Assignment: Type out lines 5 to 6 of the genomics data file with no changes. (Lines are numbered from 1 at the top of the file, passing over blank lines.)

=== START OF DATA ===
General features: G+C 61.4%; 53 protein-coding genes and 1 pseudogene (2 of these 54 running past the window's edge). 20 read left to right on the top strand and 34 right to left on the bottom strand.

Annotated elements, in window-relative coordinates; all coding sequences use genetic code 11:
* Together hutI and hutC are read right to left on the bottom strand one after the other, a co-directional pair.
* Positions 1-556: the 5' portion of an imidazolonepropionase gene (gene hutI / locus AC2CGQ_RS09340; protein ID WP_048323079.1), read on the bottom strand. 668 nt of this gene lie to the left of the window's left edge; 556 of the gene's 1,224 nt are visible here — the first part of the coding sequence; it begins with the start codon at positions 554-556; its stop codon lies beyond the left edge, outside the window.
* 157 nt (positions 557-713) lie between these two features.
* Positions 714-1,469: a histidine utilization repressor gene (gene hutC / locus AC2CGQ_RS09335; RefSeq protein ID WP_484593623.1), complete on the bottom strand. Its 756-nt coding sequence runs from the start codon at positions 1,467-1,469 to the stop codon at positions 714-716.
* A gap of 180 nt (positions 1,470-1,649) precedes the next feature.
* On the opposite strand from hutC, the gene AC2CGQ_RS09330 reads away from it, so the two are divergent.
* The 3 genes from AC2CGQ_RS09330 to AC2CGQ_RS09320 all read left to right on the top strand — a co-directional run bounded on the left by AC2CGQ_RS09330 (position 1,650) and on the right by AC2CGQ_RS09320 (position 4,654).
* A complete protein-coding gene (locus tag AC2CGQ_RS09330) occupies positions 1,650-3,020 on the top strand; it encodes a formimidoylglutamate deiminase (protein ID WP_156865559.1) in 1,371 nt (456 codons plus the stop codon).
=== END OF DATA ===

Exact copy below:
* 157 nt (positions 557-713) lie between these two features.
* Positions 714-1,469: a histidine utilization repressor gene (gene hutC / locus AC2CGQ_RS09335; RefSeq protein ID WP_484593623.1), complete on the bottom strand. Its 756-nt coding sequence runs from the start codon at positions 1,467-1,469 to the stop codon at positions 714-716.